JOHN RUSTIN: Dr. McCaffrey, the Hippocratic Oath states that a doctor will “do no harm.” In your opinion, is that still the prevailing approach to medicine today or has it come to mean something else entirely within the medical community?
MARTIN MCCAFFREY: It’s interesting you bring up the Hippocratic Oath. So, “do no harm” is not actually in the Hippocratic Oath. But the Hippocratic Oath does clearly and explicitly state that you will not participate in abortion, you will not participate in euthanasia. So, if we were all taking the Hippocratic Oath and abiding by it, gosh you would hope that people would be working in a medical environment that would really appreciate and see the sanctity of individual life. What is really going on is, the Hippocratic Oath is falling out of fashion. So there was a survey done back on 2009 and they polled over 140 medical schools to see what they were using for a graduation oath. Only 11 percent were using the Hippocratic Oath. The majority were using some other variety of an oath, and there’s two to three other varieties out there that were most common. All of them de-emphasize—well they don’t even mention euthanasia or abortions specifically—and all of them de-emphasize the individual sanctity of life, and the dignity of the individual as it applicably applies across humanity. So, even the oaths have started to reflect what, sort of, is the new bioethics, which is much more relativistic and is separated from the traditional bioethics school [of thought] that really started disappearing back in the 70s. Paul Ramsey was a Christian bioethicist who really echoed the Hippocratic Oath. Obviously, Hippocrates existed long before Christianity did, but the sentiments of the Hippocratic Oath are clearly seminal to what goes on in Christianity, in terms of the sanctity of the life of the individual. And we’ve moved now to something that is much more relativistic, in terms of the commonly accepted bioethical mantras.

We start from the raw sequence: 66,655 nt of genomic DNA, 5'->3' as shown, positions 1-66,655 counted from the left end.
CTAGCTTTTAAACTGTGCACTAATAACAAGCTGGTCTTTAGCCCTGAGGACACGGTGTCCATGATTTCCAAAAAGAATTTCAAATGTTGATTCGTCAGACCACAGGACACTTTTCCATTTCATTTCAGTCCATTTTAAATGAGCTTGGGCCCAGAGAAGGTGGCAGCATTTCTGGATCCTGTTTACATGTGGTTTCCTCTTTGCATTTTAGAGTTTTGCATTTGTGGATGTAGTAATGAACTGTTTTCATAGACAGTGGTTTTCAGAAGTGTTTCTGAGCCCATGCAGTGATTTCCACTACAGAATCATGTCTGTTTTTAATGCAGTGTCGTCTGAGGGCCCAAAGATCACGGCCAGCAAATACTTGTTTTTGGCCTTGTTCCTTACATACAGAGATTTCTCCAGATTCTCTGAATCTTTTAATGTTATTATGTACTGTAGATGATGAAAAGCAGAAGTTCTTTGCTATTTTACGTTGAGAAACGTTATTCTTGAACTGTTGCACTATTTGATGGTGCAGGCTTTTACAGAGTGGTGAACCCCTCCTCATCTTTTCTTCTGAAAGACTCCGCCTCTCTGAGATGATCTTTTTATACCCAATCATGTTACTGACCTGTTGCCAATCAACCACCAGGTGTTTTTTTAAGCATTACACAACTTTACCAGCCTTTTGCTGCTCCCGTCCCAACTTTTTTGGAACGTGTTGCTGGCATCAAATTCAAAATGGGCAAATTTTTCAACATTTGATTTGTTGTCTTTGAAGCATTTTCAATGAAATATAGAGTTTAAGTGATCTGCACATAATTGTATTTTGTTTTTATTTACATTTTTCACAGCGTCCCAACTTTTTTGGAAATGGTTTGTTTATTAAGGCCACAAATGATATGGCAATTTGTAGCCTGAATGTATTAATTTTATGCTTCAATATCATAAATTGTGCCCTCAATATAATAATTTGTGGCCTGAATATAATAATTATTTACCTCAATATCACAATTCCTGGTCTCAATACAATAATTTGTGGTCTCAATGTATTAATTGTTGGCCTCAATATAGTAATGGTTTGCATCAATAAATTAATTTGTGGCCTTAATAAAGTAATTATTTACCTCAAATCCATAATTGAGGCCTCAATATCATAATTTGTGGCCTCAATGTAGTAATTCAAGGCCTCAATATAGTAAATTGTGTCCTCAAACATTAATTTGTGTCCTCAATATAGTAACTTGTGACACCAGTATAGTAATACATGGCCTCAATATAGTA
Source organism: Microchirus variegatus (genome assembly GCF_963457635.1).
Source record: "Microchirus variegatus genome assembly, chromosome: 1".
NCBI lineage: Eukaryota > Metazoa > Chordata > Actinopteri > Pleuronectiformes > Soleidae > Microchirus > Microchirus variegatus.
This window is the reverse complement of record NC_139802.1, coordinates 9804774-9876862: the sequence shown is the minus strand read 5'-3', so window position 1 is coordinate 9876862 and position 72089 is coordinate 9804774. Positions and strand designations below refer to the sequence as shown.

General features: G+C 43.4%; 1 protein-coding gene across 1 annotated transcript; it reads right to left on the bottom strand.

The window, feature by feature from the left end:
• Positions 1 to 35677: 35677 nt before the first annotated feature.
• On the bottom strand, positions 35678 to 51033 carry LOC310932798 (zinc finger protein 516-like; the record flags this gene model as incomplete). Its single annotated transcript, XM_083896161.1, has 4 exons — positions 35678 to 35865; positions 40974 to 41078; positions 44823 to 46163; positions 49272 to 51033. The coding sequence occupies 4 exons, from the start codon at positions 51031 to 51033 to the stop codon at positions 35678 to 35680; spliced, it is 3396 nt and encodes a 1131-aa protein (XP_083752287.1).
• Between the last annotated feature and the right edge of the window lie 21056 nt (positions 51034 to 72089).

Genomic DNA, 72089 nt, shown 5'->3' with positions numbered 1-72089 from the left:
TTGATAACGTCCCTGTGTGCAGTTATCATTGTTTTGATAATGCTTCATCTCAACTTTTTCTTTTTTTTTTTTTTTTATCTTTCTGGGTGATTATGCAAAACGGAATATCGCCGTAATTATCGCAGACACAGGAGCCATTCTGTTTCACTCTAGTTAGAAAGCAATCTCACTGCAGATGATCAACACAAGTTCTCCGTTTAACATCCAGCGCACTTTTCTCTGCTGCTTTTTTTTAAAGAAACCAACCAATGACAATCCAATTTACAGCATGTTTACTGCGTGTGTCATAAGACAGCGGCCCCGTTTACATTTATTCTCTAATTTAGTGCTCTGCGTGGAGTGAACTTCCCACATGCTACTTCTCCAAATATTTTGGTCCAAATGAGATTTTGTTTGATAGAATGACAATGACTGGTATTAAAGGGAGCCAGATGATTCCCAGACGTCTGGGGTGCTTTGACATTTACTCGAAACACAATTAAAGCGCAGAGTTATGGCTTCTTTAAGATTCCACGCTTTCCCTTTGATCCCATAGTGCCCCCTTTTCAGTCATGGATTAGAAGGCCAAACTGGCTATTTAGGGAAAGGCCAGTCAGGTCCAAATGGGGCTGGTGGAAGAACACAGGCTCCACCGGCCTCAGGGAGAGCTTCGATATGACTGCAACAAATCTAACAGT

JOHN RUSTIN: Let’s talk about a very special situation that many of our listeners, I’m sure, have heard about, and that is the situation with young Charlie Gard, an 11-month-old baby whose parents have been thwarted by the government in England in their attempts to switch medical providers, in order to gain access to things like experimental treatment. Talk a little bit about this case and how do you interpret what’s going on in England with respect to Charlie Gard?